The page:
An interdisciplinary course minor in environmental studies is available to all students, consisting of an integrated program of and introductory course, four additional courses, and a capstone seminar, taken in addition to a regular major.
The expectation is that minors will take the introductory course, Introduction to Environmental Studies, early in their program and before the senior year. Apart from the introductory course and the capstone seminar, there are three categories of courses: environmental science/technology, environmental social science/humanities, and cognate/interdisciplinary. Lists of courses belonging to each of these categories appear in the course catalog and the program's website. Environmental Studies minors are generally expected to take two courses in environmental science/technology (one of which must be a lab science) and two courses in environmental social science/humanities. In consultation with the program coordinator, however, up to two courses toward the minor may be chosen from the list designated cognate and interdisciplinary courses or courses taken at other institutions (domestic and foreign).
At least two of the four courses selected for the environmental studies minor must be outside the major and, if it exists, a second minor, so that when the introductory course and capstone seminar are added, the College policy requiring at least four courses outside the major or any other minor will be satisfied.
Swarthmore environmental studies students may also apply for the honors minor, which has similar requirements plus an external examination on an approved topic that links together two of the courses and a senior honors study paper that explores the connections between the two courses (see honors section below).
Students may also apply for the honors minor, which has similar requirements plus an external examination on an approved topic that links together two of the courses and a senior honors study paper that explores the connections between the two courses.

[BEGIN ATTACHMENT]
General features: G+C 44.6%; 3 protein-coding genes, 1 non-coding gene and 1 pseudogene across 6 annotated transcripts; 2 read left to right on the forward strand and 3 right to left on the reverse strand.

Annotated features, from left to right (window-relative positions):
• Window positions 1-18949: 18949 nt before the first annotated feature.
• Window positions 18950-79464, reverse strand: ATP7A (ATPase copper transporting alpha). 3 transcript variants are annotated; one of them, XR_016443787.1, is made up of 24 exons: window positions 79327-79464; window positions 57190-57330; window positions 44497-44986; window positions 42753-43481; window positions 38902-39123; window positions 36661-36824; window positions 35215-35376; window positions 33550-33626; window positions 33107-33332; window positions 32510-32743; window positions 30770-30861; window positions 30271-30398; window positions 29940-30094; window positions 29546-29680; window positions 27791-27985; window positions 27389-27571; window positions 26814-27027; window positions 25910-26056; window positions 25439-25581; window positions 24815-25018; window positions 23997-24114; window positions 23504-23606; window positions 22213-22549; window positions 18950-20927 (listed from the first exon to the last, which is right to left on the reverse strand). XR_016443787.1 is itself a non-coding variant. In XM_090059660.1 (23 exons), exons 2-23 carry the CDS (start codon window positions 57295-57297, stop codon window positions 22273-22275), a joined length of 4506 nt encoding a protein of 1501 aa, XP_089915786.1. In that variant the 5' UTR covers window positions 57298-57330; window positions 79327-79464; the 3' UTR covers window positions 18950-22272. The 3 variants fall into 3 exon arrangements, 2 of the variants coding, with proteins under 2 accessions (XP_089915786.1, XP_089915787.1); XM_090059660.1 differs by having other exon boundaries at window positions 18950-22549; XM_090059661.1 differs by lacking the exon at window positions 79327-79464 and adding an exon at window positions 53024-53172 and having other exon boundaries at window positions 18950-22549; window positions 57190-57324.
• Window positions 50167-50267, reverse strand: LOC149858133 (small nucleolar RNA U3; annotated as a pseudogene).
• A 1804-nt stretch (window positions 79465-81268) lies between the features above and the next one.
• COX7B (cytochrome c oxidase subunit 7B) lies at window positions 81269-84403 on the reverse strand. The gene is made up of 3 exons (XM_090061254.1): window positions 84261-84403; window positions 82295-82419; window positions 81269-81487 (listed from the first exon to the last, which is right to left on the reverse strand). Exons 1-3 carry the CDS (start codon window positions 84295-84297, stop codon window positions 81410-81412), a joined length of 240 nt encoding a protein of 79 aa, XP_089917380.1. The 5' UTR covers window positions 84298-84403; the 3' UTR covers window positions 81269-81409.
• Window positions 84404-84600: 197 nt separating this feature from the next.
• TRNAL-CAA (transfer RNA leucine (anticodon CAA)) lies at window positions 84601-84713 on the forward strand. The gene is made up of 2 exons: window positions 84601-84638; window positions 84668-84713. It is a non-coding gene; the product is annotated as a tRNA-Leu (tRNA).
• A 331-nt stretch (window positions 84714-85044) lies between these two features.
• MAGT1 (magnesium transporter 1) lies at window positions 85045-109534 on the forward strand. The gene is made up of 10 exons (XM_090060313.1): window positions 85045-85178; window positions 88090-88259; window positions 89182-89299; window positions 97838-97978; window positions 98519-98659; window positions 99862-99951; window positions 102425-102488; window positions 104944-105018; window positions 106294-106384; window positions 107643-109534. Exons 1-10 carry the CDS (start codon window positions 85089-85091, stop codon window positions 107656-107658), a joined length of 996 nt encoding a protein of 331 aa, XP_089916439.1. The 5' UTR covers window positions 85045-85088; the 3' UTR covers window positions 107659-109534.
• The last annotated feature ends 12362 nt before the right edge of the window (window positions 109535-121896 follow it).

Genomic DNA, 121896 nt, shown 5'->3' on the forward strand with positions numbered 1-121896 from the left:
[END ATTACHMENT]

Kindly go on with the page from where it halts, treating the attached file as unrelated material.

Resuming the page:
Students must submit their plan of study to the coordinator, usually when they apply for a major, and should inform the coordinator about any changes in their academic programs. Students may petition the Faculty Committee on Environmental Studies to have courses taken at other institutions fulfill some of these requirements. One of the courses may be independent work or a field study (in the United States or abroad) supervised by a member of the committee.
This course will be co-taught by one faculty member from a science or engineering field and by one faculty member from the social sciences or humanities. Focusing on one or two case studies, the interdisciplinary course will emphasize basic concepts in Environmental Studies and explore how environmental challenges in the modern world are best approached by drawing upon the contributions of more than one academic discipline. ENVS 001 will be first offered at Swarthmore in the spring of 2015; it is also offered as ENVS 101 at Bryn Mawr and Haverford.
In addition to the introductory course and four courses, each student persuing a minor will participate in the capstone seminar in environmental studies (ENVS 091) during the spring semester of the senior year. The capstone seminar will involve advanced work on one or more issues or problems in environmental studies. Leadership of the capstone seminar rotates among the members of the Faculty Committee on Environmental Studies. The Bryn Mawr and Haverford Environmental Studies Senior Seminar (ENVS 397) also counts in fulfillment of the capstone requirement, but before students consider enrolling in the capstone seminar at another campus, they must consult with the Swarthmore Environmental Studies coordinator and recognize that the senior seminars all require major time commitments apart from scheduled seminar meeting times.
Any student may request credit [pdf] in environmental studies for interdisciplinary environmental courses taken at other institutions (domestic and foreign).